The base has been working in recent years to become more energy self-sustaining and less dependent on the vulnerable PG&E grid. It added a 28-megawatt solar farm a few years ago that handles about 35% of the base’s energy needs. There are plans for a battery storage project on the base, too.
Does Vandenberg officials want offshore wind to be part of their power mix? The Department of Defense has yet to formalize any agreement with the wind power developers, but DOD representative Steve Chung says they are working on such an agreement. No date has been provided.
Further, Ideol says the pilot would “serve as a test facility for multiple branches of the DOD in their evaluation of the potential impacts of future commercial-scale offshore wind facilities on their unique missions, and more broadly on military operations and readiness along the U.S. West Coast.”
Already, the base has signaled it wants to add battery storage units to supplement the solar plant. DOD recently awarded a $500,000 grant to study adding more battery units.
“The solar array is capable of generating more electricity during daylight hours than Vandenberg can use,” the base’s energy consultant Bill Toman said. “Because we are currently prohibited from exporting excess generated power to PG&E’s electric grid, some of the solar panels and their associated inverters have to be turned off in order for the solar generation to exactly match the base’s electric demand – a process called ‘curtailment.’”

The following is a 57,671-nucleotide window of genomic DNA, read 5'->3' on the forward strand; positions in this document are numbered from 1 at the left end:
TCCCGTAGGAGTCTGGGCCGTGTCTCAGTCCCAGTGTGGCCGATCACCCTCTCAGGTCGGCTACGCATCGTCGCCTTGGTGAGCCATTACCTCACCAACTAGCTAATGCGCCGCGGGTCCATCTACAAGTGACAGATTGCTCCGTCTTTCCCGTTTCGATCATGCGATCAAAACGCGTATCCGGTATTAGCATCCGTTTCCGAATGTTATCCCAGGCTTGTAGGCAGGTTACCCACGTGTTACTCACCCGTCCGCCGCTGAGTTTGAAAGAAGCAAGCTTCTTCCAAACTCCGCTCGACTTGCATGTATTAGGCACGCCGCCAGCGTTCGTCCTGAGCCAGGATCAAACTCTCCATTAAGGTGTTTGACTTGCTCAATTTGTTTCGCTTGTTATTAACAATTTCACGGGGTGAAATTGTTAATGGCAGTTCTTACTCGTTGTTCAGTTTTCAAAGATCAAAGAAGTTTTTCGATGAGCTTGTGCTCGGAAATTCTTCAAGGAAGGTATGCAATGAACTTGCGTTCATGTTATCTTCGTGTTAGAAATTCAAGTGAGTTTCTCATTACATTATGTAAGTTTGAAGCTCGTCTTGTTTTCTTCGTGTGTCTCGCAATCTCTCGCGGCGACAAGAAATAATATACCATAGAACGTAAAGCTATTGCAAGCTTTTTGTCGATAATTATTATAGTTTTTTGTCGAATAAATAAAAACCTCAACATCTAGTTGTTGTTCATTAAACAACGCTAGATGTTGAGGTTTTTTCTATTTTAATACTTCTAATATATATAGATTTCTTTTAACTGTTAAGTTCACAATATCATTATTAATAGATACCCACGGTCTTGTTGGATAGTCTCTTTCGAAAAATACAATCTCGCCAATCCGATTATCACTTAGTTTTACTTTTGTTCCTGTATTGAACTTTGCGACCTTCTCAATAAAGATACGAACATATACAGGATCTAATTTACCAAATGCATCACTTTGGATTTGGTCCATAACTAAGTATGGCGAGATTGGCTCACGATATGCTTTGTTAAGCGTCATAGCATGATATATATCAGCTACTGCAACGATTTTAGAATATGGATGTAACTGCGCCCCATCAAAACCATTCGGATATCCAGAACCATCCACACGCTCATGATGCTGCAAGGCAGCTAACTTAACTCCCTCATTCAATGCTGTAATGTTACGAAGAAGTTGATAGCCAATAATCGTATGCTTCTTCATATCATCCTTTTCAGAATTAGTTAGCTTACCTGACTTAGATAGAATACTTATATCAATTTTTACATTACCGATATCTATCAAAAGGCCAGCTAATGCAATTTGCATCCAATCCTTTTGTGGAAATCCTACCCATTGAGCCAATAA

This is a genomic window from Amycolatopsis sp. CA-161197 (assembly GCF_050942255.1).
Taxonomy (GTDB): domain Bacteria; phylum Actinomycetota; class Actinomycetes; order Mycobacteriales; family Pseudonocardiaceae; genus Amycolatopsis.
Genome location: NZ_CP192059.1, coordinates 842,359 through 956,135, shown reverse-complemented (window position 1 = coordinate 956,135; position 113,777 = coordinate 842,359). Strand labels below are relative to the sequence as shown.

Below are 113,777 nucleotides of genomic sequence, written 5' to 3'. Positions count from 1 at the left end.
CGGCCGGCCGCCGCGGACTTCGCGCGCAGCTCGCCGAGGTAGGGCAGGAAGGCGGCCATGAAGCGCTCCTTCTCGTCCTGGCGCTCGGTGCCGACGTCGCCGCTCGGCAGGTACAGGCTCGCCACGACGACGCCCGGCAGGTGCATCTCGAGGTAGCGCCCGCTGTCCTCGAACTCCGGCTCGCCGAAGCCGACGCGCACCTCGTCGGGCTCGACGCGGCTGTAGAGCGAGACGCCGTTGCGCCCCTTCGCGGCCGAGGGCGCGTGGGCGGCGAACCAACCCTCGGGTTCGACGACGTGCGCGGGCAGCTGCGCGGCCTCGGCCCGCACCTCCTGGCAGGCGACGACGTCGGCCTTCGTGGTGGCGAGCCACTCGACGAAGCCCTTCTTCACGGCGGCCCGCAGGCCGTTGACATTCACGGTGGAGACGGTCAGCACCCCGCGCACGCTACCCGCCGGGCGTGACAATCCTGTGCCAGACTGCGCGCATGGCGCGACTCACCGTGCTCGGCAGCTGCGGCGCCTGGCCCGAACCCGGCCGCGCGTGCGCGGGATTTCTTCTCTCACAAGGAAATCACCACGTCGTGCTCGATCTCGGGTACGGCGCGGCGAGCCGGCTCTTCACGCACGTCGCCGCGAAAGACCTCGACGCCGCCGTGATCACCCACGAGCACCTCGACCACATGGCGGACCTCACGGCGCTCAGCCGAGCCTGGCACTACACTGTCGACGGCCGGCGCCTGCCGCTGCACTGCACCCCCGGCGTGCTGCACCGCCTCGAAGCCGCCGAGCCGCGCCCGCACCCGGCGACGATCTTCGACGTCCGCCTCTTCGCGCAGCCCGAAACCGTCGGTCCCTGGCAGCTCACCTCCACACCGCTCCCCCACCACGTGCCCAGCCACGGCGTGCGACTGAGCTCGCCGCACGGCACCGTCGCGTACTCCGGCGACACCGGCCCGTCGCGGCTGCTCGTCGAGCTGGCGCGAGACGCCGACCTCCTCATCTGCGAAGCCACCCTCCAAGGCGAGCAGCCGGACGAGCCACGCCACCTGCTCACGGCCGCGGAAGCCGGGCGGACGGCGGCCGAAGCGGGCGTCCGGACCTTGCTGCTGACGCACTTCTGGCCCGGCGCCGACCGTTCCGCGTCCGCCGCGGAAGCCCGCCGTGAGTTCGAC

Because the current solar power contract requires that a minimum amount of electricity be consumed by Vandenberg each year to avoid curtailment, one solution to maximize consumption is storing excess solar energy in utility-scale batteries, which can then provide power into the early evening hours after sundown.
In addition, battery storage on base will provide mitigation for California wildfire risk management policies that now authorize PG&E to shut off the region’s electric transmission grid in the event of dangerous weather conditions.
With an opportunity to add significant new 24-hour power capacity at its doorstep, Vandenberg (DOD) approval of the pilot project may be a key factor as the state considers a lease, particularly if the developers can figure out ways to mitigate the negative impacts predicted by opponents. That should become clearer as the final EIR on the pilot projects is completed.
Developers hint at more to come off this part of the coast. Wind speeds off of Point Arguello and Poin. Conception are more impressive than off Morro Bay and expansion in this sector could happen here too, far beyond these first pilot projects.
Vandenberg offshore wind project likely first to deploy
The other factor is timing.
Despite strong federal and state support for a large-scale project off Morro Bay, the reality is that wind power at sea is likely still a decade off.
Vandenberg’s construction, however, could start in the first quarter of 2023 and produce power for the base as soon as 2024.
By contrast, Castle Wind CEO Alla Weinstein expects that even after auction results are settled, it will take perhaps seven years to go through the planning and permitting issues, with an extended construction period to follow.
“You’re probably looking at a decade from next year” – 2032 – “until the electrons from offshore wind units will go into the grid,” Weinstein said recently.